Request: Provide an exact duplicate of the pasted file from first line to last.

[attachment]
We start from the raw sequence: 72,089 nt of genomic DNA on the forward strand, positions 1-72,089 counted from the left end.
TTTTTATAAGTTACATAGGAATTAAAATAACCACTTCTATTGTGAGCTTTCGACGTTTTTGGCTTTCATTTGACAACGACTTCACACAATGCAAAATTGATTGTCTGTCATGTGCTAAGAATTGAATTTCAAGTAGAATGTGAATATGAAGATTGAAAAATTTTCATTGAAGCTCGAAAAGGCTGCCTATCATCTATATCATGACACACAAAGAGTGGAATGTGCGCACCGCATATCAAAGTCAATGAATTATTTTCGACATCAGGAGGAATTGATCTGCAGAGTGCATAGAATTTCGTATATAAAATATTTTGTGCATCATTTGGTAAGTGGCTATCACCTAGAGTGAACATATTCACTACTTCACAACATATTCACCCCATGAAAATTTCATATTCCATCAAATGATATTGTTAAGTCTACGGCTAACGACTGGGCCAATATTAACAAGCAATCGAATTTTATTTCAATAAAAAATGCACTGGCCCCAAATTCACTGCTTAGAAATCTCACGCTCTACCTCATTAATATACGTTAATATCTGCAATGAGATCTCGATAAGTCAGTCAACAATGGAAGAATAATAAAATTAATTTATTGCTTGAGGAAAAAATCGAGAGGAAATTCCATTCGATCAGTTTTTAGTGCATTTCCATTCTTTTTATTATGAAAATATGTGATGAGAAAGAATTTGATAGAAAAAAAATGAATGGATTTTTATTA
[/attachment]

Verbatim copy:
We start from the raw sequence: 72,089 nt of genomic DNA on the forward strand, positions 1-72,089 counted from the left end.
TTTTTATAAGTTACATAGGAATTAAAATAACCACTTCTATTGTGAGCTTTCGACGTTTTTGGCTTTCATTTGACAACGACTTCACACAATGCAAAATTGATTGTCTGTCATGTGCTAAGAATTGAATTTCAAGTAGAATGTGAATATGAAGATTGAAAAATTTTCATTGAAGCTCGAAAAGGCTGCCTATCATCTATATCATGACACACAAAGAGTGGAATGTGCGCACCGCATATCAAAGTCAATGAATTATTTTCGACATCAGGAGGAATTGATCTGCAGAGTGCATAGAATTTCGTATATAAAATATTTTGTGCATCATTTGGTAAGTGGCTATCACCTAGAGTGAACATATTCACTACTTCACAACATATTCACCCCATGAAAATTTCATATTCCATCAAATGATATTGTTAAGTCTACGGCTAACGACTGGGCCAATATTAACAAGCAATCGAATTTTATTTCAATAAAAAATGCACTGGCCCCAAATTCACTGCTTAGAAATCTCACGCTCTACCTCATTAATATACGTTAATATCTGCAATGAGATCTCGATAAGTCAGTCAACAATGGAAGAATAATAAAATTAATTTATTGCTTGAGGAAAAAATCGAGAGGAAATTCCATTCGATCAGTTTTTAGTGCATTTCCATTCTTTTTATTATGAAAATATGTGATGAGAAAGAATTTGATAGAAAAAAAATGAATGGATTTTTATTA